COS Kalsu hosts lawyers round table
June 3, 2010
- This was the third conference of the lawyers. Attendance has almost tripled since the first meeting.
- The topic for the conference was the collection and use of forensic evidence.
- The lawyers also discussed a program created by the Babil PRT to help lawyers get loans to start practices.
- The conference was sponsored by the 3rd HBCT, 3rd Inf. Div., attached to Task Force Danger and US Division-South.
COS KALSU, Iraq - Forty-five lawyers and three law school faculty members attended a lawyers' round table May 29, 2010, at Contingency Operating Site Kalsu.
According to Capt. John Ferrell, a 3rd Heavy Brigade Combat Team, 3rd Infantry Division rule of law attorney, the purpose of the conference, hosted at the Joint Expeditionary Forensics Facility was to acquaint local attorneys with forensic evidence, specifically latent fingerprints.
Bob Contrall, the Babil Provincial Reconstruction Team rule of law advisor, said the meeting was the third of its kind where local law professionals gathered to discuss legal issues.
Contrall had started the program as a forum for Babil lawyers to network, teach, mentor and share ideas and best practices.
The two previous meetings discussed such topics as keys to attorney success and the American judicial system.
During the classroom portion of the round table, Robert Grant, the senior certified latent print examiner and JEFF lab lead trainer, explained latent fingerprint detection techniques including the use of powder, chemicals, and specialized light sources.
"They are learning how to use fingerprints, how to develop and compare them to ensure the person who left the print can be identified," Contrall said.
The attending attorneys and law school faculty members also took a tour of the JEFF lab. Participants broke up into small groups and were given instruction on some of the equipment used to uncover and identify latent finger prints.
"I love being a lawyer, and we didn't get this training in school," Alia Ahaad Hammad, a new local attorney in Hillah, said through a translator. "We only read books. This information is important, and I have learned so much that I can take it back and teach others."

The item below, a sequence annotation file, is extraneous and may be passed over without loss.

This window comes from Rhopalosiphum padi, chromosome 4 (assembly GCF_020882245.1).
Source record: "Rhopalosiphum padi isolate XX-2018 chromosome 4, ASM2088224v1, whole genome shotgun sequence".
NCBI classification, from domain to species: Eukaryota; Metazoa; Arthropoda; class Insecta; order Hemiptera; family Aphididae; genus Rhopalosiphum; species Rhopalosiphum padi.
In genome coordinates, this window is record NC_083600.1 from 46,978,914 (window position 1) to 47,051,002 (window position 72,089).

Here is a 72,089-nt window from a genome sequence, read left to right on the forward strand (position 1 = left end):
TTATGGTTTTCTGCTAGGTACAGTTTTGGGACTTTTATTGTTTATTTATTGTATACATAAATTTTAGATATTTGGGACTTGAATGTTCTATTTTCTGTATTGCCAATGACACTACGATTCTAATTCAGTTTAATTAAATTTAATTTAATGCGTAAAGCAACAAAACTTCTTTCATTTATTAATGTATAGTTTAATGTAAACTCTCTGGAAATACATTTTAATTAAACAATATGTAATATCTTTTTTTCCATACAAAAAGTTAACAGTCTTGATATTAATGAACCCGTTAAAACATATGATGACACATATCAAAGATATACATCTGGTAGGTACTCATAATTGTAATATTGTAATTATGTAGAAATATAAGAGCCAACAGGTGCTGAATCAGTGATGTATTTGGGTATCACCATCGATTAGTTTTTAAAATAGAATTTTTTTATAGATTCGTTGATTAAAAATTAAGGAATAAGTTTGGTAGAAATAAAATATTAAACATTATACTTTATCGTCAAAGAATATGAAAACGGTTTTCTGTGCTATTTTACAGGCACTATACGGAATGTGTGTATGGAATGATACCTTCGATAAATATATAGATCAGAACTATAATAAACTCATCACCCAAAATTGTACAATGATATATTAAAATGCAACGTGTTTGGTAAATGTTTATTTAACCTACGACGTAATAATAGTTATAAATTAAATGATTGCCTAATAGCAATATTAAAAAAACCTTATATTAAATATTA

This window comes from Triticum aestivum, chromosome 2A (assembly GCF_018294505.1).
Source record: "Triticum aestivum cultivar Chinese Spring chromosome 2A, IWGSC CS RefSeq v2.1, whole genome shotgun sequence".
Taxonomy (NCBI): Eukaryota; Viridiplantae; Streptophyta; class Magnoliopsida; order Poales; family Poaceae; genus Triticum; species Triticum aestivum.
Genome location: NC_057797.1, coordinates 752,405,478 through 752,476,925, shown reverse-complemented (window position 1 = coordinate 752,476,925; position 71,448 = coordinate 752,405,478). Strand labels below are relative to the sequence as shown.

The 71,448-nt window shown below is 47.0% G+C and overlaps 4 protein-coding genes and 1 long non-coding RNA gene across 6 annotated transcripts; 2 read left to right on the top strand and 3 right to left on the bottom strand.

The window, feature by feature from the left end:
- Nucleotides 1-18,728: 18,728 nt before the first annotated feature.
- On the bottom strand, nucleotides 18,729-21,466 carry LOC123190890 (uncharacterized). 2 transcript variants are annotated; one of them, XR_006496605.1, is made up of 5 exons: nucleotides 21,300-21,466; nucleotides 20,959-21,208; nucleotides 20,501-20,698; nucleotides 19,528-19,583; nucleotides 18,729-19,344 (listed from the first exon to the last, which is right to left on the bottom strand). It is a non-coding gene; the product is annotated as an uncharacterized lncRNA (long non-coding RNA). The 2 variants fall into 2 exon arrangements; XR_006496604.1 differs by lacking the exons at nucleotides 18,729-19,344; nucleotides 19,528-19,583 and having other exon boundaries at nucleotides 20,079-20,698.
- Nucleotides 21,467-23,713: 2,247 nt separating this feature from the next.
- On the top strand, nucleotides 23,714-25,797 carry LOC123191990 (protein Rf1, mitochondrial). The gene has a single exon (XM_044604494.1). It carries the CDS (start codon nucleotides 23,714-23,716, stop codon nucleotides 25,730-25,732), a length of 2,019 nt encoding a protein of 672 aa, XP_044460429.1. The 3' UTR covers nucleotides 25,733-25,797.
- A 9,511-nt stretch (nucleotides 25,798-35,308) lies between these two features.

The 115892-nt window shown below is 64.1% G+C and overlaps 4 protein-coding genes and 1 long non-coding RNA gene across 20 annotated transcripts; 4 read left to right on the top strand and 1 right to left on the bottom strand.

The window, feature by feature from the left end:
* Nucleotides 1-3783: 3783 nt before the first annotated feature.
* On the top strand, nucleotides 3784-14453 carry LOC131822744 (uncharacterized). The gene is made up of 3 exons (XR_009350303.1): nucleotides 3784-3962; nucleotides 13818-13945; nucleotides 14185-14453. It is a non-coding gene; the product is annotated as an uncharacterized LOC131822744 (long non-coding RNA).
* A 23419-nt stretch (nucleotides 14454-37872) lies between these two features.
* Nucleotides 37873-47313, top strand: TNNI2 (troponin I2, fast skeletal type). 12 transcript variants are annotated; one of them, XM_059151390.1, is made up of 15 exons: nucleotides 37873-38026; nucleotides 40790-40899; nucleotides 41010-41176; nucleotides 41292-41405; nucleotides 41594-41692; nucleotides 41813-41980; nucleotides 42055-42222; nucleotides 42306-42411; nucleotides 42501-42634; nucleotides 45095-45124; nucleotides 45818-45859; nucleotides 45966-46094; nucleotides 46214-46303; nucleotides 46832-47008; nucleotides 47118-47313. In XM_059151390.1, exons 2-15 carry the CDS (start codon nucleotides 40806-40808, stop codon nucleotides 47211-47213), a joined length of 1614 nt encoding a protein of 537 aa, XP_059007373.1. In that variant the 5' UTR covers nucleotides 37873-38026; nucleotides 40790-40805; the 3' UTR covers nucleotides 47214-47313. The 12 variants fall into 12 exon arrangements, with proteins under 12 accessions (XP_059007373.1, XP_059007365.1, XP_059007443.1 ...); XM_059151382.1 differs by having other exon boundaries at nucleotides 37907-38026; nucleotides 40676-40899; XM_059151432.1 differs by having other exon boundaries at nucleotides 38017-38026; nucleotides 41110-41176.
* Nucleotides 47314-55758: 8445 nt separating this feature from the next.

The Babil PRT has created a program that introduces new attorneys to the resources they need to open offices. As part of that program, a representative from the Bank of Baghdad spoke to the attendees about the bank's role in providing loans to area attorneys so they can start their own firms.
Aca,!A"I graduated this year so I have no financial support for my business,Aca,!A? Alia said. Aca,!A"The loan will help start my office.Aca,!A?
Contrall said he looks forward to getting more lawyers to the lab and eventually having the local examiners explain their jobs.
Aca,!A"We will continue to work together,Aca,!A? he said. Aca,!A"We will have more capabilities, more training, and more experiences. The goal is to make the TV show Aca,!A"CSIAca,!A? a reality here in central Iraq.Aca,!A?
According to Ferrell, all of the lawyersAca,!a,,c conferences have been a resounding success.
Aca,!A"The attendance has grown from an initial assembly of 16 attorneys and one law school faculty, to 23 lawyers at the second meeting, and finally to 45 lawyers, three law school faculty, and one media member at the third meeting,Aca,!A? he said.
An invitation was extended to attendees to invite their professional peers to future lawyersAca,!a,,c round tables. The lawyers were also encouraged to contact the Babil PRT for more information on applying for the new attorneys program.